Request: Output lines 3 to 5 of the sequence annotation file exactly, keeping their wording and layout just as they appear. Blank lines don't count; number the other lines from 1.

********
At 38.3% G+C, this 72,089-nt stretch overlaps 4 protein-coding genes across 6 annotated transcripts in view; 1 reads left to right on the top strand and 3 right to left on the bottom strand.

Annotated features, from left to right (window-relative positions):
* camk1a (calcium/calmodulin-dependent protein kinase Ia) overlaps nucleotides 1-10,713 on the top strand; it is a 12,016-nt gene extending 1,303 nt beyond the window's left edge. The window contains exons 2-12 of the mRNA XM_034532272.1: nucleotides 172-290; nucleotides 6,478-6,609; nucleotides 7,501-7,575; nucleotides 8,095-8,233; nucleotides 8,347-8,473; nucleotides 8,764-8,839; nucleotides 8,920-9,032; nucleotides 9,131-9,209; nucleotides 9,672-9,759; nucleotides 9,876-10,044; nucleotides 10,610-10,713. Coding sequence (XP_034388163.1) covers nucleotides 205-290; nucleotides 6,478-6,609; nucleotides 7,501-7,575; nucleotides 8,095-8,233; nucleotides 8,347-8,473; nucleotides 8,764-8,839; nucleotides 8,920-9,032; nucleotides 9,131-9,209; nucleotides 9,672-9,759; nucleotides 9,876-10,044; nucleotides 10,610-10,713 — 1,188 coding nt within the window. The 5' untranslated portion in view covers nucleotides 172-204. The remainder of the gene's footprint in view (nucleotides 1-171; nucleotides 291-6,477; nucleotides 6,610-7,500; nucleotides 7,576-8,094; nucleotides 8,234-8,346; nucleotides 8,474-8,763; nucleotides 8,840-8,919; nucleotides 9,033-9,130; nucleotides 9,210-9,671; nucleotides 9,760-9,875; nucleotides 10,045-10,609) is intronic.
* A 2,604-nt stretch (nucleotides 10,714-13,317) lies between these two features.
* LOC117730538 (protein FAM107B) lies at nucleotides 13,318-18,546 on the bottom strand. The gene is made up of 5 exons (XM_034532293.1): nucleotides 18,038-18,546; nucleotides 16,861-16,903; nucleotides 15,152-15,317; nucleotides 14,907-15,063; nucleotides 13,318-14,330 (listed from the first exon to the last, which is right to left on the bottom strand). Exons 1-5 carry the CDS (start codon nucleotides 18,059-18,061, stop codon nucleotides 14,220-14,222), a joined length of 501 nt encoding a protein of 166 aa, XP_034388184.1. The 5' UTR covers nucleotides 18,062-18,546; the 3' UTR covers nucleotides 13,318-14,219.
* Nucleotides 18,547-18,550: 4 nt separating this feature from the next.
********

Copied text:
* camk1a (calcium/calmodulin-dependent protein kinase Ia) overlaps nucleotides 1-10,713 on the top strand; it is a 12,016-nt gene extending 1,303 nt beyond the window's left edge. The window contains exons 2-12 of the mRNA XM_034532272.1: nucleotides 172-290; nucleotides 6,478-6,609; nucleotides 7,501-7,575; nucleotides 8,095-8,233; nucleotides 8,347-8,473; nucleotides 8,764-8,839; nucleotides 8,920-9,032; nucleotides 9,131-9,209; nucleotides 9,672-9,759; nucleotides 9,876-10,044; nucleotides 10,610-10,713. Coding sequence (XP_034388163.1) covers nucleotides 205-290; nucleotides 6,478-6,609; nucleotides 7,501-7,575; nucleotides 8,095-8,233; nucleotides 8,347-8,473; nucleotides 8,764-8,839; nucleotides 8,920-9,032; nucleotides 9,131-9,209; nucleotides 9,672-9,759; nucleotides 9,876-10,044; nucleotides 10,610-10,713 — 1,188 coding nt within the window. The 5' untranslated portion in view covers nucleotides 172-204. The remainder of the gene's footprint in view (nucleotides 1-171; nucleotides 291-6,477; nucleotides 6,610-7,500; nucleotides 7,576-8,094; nucleotides 8,234-8,346; nucleotides 8,474-8,763; nucleotides 8,840-8,919; nucleotides 9,033-9,130; nucleotides 9,210-9,671; nucleotides 9,760-9,875; nucleotides 10,045-10,609) is intronic.
* A 2,604-nt stretch (nucleotides 10,714-13,317) lies between these two features.
* LOC117730538 (protein FAM107B) lies at nucleotides 13,318-18,546 on the bottom strand. The gene is made up of 5 exons (XM_034532293.1): nucleotides 18,038-18,546; nucleotides 16,861-16,903; nucleotides 15,152-15,317; nucleotides 14,907-15,063; nucleotides 13,318-14,330 (listed from the first exon to the last, which is right to left on the bottom strand). Exons 1-5 carry the CDS (start codon nucleotides 18,059-18,061, stop codon nucleotides 14,220-14,222), a joined length of 501 nt encoding a protein of 166 aa, XP_034388184.1. The 5' UTR covers nucleotides 18,062-18,546; the 3' UTR covers nucleotides 13,318-14,219.